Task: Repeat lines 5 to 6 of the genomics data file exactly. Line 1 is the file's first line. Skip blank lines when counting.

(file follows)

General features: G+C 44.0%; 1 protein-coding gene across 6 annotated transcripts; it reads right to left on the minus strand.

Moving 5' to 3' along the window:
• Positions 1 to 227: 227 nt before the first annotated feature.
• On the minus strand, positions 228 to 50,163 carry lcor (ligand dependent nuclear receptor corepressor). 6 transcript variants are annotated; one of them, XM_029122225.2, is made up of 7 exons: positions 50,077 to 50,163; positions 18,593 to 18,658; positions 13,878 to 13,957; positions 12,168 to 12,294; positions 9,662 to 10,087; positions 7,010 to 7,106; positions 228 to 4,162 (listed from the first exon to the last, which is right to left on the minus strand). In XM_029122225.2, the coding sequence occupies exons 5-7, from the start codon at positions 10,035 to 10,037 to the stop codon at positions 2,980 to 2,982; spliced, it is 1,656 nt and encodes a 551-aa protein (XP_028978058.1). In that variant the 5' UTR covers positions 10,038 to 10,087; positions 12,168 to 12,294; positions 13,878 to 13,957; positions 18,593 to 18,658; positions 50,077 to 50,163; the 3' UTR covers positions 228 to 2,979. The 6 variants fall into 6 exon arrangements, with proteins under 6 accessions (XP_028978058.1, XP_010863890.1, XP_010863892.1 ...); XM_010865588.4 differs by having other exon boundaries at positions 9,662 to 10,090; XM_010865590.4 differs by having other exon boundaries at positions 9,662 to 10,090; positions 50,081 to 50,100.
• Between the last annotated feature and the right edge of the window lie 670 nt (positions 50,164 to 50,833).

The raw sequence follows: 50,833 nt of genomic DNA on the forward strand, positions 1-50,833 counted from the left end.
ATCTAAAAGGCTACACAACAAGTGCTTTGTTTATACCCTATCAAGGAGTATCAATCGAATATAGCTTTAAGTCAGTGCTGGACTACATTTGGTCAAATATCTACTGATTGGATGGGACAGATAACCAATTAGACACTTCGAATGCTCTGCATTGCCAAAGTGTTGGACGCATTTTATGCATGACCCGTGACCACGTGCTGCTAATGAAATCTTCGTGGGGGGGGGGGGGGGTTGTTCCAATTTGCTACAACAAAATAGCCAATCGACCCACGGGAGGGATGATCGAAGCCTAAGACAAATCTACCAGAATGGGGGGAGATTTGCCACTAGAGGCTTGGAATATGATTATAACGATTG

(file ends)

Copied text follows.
• Between the last annotated feature and the right edge of the window lie 670 nt (positions 50,164 to 50,833).

The raw sequence follows: 50,833 nt of genomic DNA on the forward strand, positions 1-50,833 counted from the left end.